State Climatologist Nolan Doesken sat in his Foothills Campus office at Colorado State University last week and watched the smoke from the Galena Fire change color as the fire moved from grass and brush to trees exploding into flames.
“It was very disturbing to see that even after a fairly cold winter, our forests are still so dry,” said Doesken, a senior research scientist at CSU.
“We can’t blame it on a warm winter,” said Doesken, who is the official drought record keeper in Colorado and provides input each week to the U.S. Drought Monitor. “It’s just indicative that many areas have not begun catching up from last year’s deficits yet. A few places have made a little headway, but overall, the state remains drier than average for this time of year. Even with a couple of decent late winter storms, mountain snowpack remains low and we haven’t come close to replenishing our depleted soil moisture.”
Colorado’s drought statistics, as of March 18, according to Doesken:
• 89 percent of the state is in severe or worse drought
• 48 percent of the state is in extreme or worse drought
• 21 percent of the state is listed as exceptional drought
Exceptional drought (D4 – dark red on the U.S. Drought Monitor maps) is the worst category of drought and is often associated with harsh impacts such as crop failures and cattle sales, Doesken said. The U.S. Drought Monitor is based at the University of Nebraska at http://droughtmonitor.unl.edu/.
“Exceptional drought, D4, is equal to the kind of situation you’d only see once in any 50-year time period,” he said. “This is not unlike the extreme conditions that eastern Colorado had in the early and mid-1950s and back in the ‘30s.”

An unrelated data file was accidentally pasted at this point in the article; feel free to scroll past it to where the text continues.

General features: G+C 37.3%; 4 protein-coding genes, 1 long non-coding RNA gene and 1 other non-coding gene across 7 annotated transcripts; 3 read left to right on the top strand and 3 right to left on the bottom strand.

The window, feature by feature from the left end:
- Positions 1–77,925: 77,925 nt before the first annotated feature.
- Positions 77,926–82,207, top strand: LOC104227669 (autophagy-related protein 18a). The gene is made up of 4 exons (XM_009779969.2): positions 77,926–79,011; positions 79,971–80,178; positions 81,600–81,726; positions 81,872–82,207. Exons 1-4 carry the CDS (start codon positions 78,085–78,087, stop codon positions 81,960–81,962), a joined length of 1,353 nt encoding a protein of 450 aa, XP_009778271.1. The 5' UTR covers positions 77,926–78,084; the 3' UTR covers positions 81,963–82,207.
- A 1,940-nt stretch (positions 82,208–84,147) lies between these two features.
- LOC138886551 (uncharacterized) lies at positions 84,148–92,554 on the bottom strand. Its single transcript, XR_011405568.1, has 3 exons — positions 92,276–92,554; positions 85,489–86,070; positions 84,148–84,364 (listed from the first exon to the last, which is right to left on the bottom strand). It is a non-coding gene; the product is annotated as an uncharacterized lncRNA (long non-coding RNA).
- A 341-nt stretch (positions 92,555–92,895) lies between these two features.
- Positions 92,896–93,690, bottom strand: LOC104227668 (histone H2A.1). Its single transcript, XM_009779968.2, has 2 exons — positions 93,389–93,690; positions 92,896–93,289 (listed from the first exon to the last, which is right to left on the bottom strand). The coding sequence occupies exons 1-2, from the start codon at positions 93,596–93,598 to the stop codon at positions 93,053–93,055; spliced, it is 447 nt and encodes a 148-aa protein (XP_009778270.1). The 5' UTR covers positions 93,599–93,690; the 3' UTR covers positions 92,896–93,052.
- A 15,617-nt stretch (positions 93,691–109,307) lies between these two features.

Doesken captures much of his information from volunteers who participate in the Community Collaborative Rain Hail and Snow Network, or CoCoRaHS, which consists of 17,000 volunteer precipitation monitors in all 50 states who report daily precipitation that assists scientists and meteorologists around the country. CoCoRaHS has 3,000 volunteers in Colorado alone.
“Since the summer of 2011, many areas of the states have fallen behind average precipitation by 6-10 inches or more,” Doesken said.
“It’s not like we need 10 inches of precipitation or 120 inches of snow all at once to get out of this drought, but what we do need is to promptly get back on a trajectory of regular, periodic wet spring storms, ideally accompanied by cool weather. What we had a week ago – that was very beneficial to parts of eastern Colorado but it did not get all of the state. The storms this weekend put down quite a bit of snow in the mountains, and that’s good, but it was still far from what is needed.”
Current (March 18) snowpack for basins in Colorado compared to normal:
• Southwestern (San Juans, Dolores region) – 83 percent
• Upper Rio Grande – 79 percent of average
• Gunnison – 78 percent of average
• Upper Colorado – 77 percent of average
• Yampa/White River – 77 percent
• Arkansas River – 73 percent of average
• South Platte – 69 percent
“Our mountain snowpack has made some improvement as we’ve moved through March,” Doesken said. “But all along we’ve said we’ve only had a 10 percent chance of recovering to a near normal year and a 90 percent chance that we would end up below average. The likelihood of improving to above average remains 10 percent or less.”
The one redeeming factor, Doesken said, is that March temperatures have been much cooler than last year. This time last year, temperatures were in the 70s at lower elevations and in the 50s and 60s in the mountains. Snowpack was already melting and we were headed down a dangerous road toward drought.
“That has not been the case this year,” Doesken said. “That’s a good thing. Spring is an incredibly important time of year for Colorado’s water supplies, and we still have several weeks of potential spring storms ahead of us.”